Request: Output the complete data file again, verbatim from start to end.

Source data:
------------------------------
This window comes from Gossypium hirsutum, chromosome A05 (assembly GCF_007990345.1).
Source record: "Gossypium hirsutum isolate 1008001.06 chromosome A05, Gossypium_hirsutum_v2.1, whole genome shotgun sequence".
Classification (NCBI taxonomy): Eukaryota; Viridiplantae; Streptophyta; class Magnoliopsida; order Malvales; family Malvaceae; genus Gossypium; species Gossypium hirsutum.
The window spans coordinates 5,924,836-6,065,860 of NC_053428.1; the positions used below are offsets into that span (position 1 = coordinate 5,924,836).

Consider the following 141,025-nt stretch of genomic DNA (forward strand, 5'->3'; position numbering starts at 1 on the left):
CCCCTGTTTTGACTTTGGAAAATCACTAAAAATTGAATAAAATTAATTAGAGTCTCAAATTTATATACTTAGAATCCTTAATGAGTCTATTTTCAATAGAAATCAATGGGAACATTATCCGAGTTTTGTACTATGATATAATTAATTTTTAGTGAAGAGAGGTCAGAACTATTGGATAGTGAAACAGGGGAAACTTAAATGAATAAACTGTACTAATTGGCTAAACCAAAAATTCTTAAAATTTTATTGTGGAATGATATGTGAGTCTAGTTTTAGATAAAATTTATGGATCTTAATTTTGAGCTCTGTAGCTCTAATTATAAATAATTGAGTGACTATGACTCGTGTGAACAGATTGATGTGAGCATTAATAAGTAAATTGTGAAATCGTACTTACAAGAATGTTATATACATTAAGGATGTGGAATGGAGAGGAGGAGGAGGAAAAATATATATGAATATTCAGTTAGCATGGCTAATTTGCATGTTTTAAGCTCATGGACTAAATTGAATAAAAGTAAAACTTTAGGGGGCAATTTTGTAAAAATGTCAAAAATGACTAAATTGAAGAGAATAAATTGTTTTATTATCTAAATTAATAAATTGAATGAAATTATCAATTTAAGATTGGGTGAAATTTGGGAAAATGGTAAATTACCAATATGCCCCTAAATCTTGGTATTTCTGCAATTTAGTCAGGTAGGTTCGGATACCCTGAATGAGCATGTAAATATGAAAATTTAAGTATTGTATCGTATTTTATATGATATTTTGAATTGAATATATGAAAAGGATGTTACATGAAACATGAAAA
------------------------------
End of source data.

This window comes from Gossypium hirsutum, chromosome A05 (assembly GCF_007990345.1).
Source record: "Gossypium hirsutum isolate 1008001.06 chromosome A05, Gossypium_hirsutum_v2.1, whole genome shotgun sequence".
Classification (NCBI taxonomy): Eukaryota; Viridiplantae; Streptophyta; class Magnoliopsida; order Malvales; family Malvaceae; genus Gossypium; species Gossypium hirsutum.
The window spans coordinates 5,924,836-6,065,860 of NC_053428.1; the positions used below are offsets into that span (position 1 = coordinate 5,924,836).

Consider the following 141,025-nt stretch of genomic DNA (forward strand, 5'->3'; position numbering starts at 1 on the left):
CCCCTGTTTTGACTTTGGAAAATCACTAAAAATTGAATAAAATTAATTAGAGTCTCAAATTTATATACTTAGAATCCTTAATGAGTCTATTTTCAATAGAAATCAATGGGAACATTATCCGAGTTTTGTACTATGATATAATTAATTTTTAGTGAAGAGAGGTCAGAACTATTGGATAGTGAAACAGGGGAAACTTAAATGAATAAACTGTACTAATTGGCTAAACCAAAAATTCTTAAAATTTTATTGTGGAATGATATGTGAGTCTAGTTTTAGATAAAATTTATGGATCTTAATTTTGAGCTCTGTAGCTCTAATTATAAATAATTGAGTGACTATGACTCGTGTGAACAGATTGATGTGAGCATTAATAAGTAAATTGTGAAATCGTACTTACAAGAATGTTATATACATTAAGGATGTGGAATGGAGAGGAGGAGGAGGAAAAATATATATGAATATTCAGTTAGCATGGCTAATTTGCATGTTTTAAGCTCATGGACTAAATTGAATAAAAGTAAAACTTTAGGGGGCAATTTTGTAAAAATGTCAAAAATGACTAAATTGAAGAGAATAAATTGTTTTATTATCTAAATTAATAAATTGAATGAAATTATCAATTTAAGATTGGGTGAAATTTGGGAAAATGGTAAATTACCAATATGCCCCTAAATCTTGGTATTTCTGCAATTTAGTCAGGTAGGTTCGGATACCCTGAATGAGCATGTAAATATGAAAATTTAAGTATTGTATCGTATTTTATATGATATTTTGAATTGAATATATGAAAAGGATGTTACATGAAACATGAAAA